momtuition

Must Love Fries

Posted on: September 8, 2014

Someone on Facebook recently shared this story with me. It’s about a group of kids playing a prank on a kid with autism who thinks he’s about to do the ice bucket challenge. Instead of ice-water they allegedly poured bodily fluids (urine etc.) over him.

Ice Bucket Challenge

I’m sharing the link to the news story and will leave it up to you to decide whether or not you want to watch the actual video. Between us, I haven’t been able to press play.

Unfortunately, as parents of special needs kids, these are things that we worry about all the time. What if this happens to our kids? Would they tell us? What about our kids who are not able to speak/communicate? How would we react if we knew?

What these kids did to that boy was, without a doubt, cruel and absolutely wrong. But this is learned behavior. They were not born with thoughts of doing these things. Now, this is not about laying blame at the feet of parents, however, as adults we all need to keep in mind the influence we have on the kids in our lives. How you talk about the disabled in your home determines how your kids interact with the disabled? You may mot be telling them to go out and do mean and cruel things, but if you speak of the disabled in less-than terms, they will be treated as less-than by your children. Teachers, what you say in your classroom impacts the relationship these kids have with each other? Playground and classroom hierarchies etc. manifest this way. I’m more empathetic towards kids (even though I struggle with it sometimes) who commit some of the horrific acts you hear about being done to our special needs kids/adults. But we all need to recognize that what we do and say has consequences – consequences which are sometimes borne out in ways we never saw coming.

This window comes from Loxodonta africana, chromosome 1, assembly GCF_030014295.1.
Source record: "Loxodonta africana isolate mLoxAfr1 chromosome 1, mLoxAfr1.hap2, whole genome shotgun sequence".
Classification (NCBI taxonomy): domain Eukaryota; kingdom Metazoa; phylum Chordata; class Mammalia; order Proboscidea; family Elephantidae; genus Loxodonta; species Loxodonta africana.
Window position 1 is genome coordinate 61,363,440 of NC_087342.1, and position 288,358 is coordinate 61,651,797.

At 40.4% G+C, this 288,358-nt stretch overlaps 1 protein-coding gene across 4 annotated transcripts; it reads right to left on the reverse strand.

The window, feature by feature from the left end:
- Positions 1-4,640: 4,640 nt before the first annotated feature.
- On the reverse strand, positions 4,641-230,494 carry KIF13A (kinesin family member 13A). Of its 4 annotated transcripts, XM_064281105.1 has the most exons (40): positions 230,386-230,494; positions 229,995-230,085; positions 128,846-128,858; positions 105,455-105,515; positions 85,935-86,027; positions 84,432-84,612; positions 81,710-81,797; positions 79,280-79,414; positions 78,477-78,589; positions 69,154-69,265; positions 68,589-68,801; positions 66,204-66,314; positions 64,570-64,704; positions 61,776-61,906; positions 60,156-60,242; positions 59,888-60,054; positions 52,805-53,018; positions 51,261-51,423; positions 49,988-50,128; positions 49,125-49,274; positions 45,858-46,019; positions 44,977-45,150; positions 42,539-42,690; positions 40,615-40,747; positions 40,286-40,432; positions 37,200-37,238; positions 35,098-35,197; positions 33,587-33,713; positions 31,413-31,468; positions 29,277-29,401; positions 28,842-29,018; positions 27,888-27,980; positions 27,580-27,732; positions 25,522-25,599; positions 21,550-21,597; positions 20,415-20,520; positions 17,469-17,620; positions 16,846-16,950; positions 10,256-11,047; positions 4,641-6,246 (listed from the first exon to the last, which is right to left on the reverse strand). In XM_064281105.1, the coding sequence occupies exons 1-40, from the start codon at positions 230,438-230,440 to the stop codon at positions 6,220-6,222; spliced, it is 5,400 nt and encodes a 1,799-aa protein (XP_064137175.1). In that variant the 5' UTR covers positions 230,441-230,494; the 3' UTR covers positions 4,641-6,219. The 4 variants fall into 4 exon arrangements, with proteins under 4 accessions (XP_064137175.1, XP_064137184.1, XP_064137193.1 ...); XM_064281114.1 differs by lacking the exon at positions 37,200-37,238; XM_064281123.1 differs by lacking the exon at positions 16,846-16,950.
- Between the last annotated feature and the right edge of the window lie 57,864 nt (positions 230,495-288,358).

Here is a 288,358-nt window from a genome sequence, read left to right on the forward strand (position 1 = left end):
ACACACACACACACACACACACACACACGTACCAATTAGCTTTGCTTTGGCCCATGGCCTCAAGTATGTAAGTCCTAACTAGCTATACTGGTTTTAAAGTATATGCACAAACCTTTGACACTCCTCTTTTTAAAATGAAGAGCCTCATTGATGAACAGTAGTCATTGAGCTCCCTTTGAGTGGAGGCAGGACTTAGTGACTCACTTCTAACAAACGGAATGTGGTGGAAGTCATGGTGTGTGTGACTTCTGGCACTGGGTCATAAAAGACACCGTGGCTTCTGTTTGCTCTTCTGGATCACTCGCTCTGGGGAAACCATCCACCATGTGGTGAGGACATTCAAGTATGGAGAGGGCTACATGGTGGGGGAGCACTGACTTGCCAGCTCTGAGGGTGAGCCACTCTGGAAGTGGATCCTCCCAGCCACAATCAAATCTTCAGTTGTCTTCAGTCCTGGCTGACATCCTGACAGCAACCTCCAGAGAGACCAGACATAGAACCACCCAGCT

At the end of the day I hope that whatever disciplinary action is taken involves these kids getting involved in/doing something meaningful for kids (and their families) with autism. So they get a feel of what it’s like to be in someone else’s shoes… Something called empathy.

After all we’re not born loving fries more than broccoli.

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